June Benn was not afraid to defend unpopular causes. She deplored the running down of the grammar schools and, though she approved the motives of the promoters of the policy, she argued that the change did not achieve its end - to give working-class children the chance to profit educationally at the highest levels.

What one noticed at once about June Benn was her tremendous energy. Whatever she did, she gave the task her full power and concentration. If she had to visit London for a medical or dental appointment, she would always manage to fit in an exhibition. She read with the same ferocious relish to the end of her life.

She could be sharply critical: my own first contact with her was a letter correcting an error in one of my novels. She felt that the public library was Everyman's university, used it herself regularly from early childhood and was influenced by what she read there. Vera Brittain's 1933 Testament of Youth had determined her to complete her general education at Somerville.

June Benn was not only energetic but careful, scholarly and diligent. As quite a young girl she kept a "writer's notebook". In 1955, at the request of Richard Wollheim, she translated Condorcet's Sketch for a Historical Picture of the Progress of the Human Mind. She published an anthology of feminist writings, The Woman's View, in 1967 and in 1986 the excellent Memorials, a selection of verse and prose suitable for use at funerals by agnostics and non-believers.

Her most remarkable achievement, the writing of novels, came late in her life. She had the true novelist's assiduity and nothing, until the final illness, was allowed to interfere. She never slackened once she had found her true métier. She did not neglect her other concerns, her family, her garden, her many friends and her foreign languages, but in writing fiction she felt fulfilled.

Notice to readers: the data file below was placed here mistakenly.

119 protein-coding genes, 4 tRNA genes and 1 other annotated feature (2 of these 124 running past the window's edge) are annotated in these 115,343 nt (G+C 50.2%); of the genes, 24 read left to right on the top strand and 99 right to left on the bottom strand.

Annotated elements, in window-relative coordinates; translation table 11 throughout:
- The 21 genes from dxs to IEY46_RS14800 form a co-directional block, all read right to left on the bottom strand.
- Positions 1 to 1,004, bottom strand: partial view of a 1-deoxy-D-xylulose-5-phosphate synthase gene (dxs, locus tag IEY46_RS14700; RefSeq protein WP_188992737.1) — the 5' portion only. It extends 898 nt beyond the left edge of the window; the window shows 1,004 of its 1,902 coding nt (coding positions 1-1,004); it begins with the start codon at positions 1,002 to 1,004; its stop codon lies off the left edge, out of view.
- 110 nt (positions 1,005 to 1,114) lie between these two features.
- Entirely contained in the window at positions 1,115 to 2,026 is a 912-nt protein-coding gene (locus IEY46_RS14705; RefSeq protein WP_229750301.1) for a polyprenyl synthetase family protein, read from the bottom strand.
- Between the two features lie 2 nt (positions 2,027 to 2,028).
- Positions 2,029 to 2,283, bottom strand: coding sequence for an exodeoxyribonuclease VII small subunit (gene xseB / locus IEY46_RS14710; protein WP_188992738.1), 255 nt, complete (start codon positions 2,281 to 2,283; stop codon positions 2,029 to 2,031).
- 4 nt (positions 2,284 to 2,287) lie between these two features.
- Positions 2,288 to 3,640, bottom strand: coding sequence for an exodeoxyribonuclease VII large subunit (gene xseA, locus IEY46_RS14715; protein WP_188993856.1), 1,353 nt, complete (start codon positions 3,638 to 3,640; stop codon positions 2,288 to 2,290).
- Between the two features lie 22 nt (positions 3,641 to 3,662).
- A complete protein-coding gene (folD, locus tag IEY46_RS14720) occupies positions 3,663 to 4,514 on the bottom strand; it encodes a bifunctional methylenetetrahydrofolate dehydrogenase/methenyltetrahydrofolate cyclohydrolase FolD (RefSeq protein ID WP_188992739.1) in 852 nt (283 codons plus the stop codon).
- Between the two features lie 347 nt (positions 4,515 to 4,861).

She never lost her novelist's touch, even at the end. Two and a half weeks before her death, she was brought back home from hospital, and as the ambulance-men carried her up past her beloved garden, she took note of the flowers and their slow struggle towards maturity in this cold year. As she described the terminal illness to me over the phone, she spoke in a strong, clear voice, displaying a mastery of the emotions and language that I could only envy.

Stanley Middleton

News
A Brazilian wandering spider
news

World's most lethal spider found under a bunch of bananas

News
people
Sport
Mario Balotelli pictured in the win over QPR
footballInternet reacts to miss shocker for Liverpool striker
Voices
Sol Campbell near his home in Chelsea
voices
PROMOTED VIDEO
Have you tried new the Independent Digital Edition apps?
News
ebooksAn unforgettable anthology of contemporary reportage
News
i100
News
Kimi the fox cub
newsBurberry under fire from animal rights group - and their star, Kimi
Sport
Fans of Palmeiras looks dejected during the match between Palmeiras and Santos